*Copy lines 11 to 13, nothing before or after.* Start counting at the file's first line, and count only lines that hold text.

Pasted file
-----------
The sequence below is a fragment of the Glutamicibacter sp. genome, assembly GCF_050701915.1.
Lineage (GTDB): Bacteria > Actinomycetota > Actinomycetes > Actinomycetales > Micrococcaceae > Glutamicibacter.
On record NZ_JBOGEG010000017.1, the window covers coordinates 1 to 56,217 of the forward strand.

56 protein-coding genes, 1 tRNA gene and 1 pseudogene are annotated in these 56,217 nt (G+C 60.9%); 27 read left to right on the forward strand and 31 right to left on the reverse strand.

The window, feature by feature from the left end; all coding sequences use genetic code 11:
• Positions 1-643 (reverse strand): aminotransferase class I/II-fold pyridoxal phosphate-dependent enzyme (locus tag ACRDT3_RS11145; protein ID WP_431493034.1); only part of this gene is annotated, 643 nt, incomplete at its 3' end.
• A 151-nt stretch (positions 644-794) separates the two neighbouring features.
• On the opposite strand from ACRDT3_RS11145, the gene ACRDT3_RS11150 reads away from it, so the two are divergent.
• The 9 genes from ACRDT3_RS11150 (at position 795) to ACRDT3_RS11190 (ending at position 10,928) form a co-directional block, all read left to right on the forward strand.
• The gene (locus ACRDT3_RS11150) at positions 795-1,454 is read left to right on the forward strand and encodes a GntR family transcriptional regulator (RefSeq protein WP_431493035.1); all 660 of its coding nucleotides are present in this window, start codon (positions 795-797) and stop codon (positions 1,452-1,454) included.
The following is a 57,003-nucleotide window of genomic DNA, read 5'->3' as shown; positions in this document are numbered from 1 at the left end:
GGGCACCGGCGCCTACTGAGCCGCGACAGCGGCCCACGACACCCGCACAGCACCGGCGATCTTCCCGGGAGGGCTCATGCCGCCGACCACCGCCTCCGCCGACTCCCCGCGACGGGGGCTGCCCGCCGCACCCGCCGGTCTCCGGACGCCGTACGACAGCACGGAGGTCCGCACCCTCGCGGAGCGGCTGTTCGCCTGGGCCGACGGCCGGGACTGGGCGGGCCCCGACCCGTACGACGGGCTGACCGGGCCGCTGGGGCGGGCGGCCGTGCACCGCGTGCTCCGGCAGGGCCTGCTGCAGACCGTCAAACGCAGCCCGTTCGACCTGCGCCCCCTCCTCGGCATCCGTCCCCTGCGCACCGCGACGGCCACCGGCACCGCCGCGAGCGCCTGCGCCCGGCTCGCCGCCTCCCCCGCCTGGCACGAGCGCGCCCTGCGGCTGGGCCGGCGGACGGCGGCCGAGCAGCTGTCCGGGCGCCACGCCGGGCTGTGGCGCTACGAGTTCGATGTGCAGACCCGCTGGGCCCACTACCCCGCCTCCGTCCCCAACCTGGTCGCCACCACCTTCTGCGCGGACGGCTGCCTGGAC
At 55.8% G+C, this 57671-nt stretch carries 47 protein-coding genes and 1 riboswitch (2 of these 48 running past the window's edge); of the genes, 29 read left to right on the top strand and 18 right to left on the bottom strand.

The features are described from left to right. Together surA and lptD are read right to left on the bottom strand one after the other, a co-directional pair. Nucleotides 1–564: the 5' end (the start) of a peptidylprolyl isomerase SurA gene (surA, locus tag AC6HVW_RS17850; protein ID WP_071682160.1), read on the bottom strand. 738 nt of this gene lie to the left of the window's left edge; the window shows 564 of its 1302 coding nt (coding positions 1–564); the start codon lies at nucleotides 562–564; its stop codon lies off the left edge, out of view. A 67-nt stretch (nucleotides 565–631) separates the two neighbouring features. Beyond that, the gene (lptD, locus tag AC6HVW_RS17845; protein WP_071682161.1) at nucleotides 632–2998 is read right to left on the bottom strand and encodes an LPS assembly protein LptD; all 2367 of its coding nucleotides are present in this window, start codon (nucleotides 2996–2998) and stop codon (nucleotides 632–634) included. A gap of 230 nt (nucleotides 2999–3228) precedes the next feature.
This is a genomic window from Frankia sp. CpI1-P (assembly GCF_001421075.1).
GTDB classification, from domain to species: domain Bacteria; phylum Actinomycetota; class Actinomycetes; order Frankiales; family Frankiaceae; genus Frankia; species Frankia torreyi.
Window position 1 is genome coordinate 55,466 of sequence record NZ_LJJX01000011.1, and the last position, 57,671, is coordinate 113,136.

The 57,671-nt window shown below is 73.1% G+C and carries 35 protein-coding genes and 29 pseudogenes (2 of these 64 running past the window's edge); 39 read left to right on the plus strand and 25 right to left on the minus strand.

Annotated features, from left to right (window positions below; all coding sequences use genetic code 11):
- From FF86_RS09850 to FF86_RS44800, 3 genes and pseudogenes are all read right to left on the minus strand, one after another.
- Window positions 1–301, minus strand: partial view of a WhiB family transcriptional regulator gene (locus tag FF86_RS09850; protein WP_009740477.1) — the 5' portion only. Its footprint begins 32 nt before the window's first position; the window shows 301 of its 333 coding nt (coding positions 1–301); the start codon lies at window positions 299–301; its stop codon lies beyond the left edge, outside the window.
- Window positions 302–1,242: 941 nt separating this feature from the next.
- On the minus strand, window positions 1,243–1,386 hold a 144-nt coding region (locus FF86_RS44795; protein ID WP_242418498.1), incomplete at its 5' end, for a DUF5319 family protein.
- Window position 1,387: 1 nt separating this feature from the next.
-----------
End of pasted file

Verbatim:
The following is a 57,003-nucleotide window of genomic DNA, read 5'->3' as shown; positions in this document are numbered from 1 at the left end:
GGGCACCGGCGCCTACTGAGCCGCGACAGCGGCCCACGACACCCGCACAGCACCGGCGATCTTCCCGGGAGGGCTCATGCCGCCGACCACCGCCTCCGCCGACTCCCCGCGACGGGGGCTGCCCGCCGCACCCGCCGGTCTCCGGACGCCGTACGACAGCACGGAGGTCCGCACCCTCGCGGAGCGGCTGTTCGCCTGGGCCGACGGCCGGGACTGGGCGGGCCCCGACCCGTACGACGGGCTGACCGGGCCGCTGGGGCGGGCGGCCGTGCACCGCGTGCTCCGGCAGGGCCTGCTGCAGACCGTCAAACGCAGCCCGTTCGACCTGCGCCCCCTCCTCGGCATCCGTCCCCTGCGCACCGCGACGGCCACCGGCACCGCCGCGAGCGCCTGCGCCCGGCTCGCCGCCTCCCCCGCCTGGCACGAGCGCGCCCTGCGGCTGGGCCGGCGGACGGCGGCCGAGCAGCTGTCCGGGCGCCACGCCGGGCTGTGGCGCTACGAGTTCGATGTGCAGACCCGCTGGGCCCACTACCCCGCCTCCGTCCCCAACCTGGTCGCCACCACCTTCTGCGCGGACGGCTGCCTGGAC
At 55.8% G+C, this 57671-nt stretch carries 47 protein-coding genes and 1 riboswitch (2 of these 48 running past the window's edge); of the genes, 29 read left to right on the top strand and 18 right to left on the bottom strand.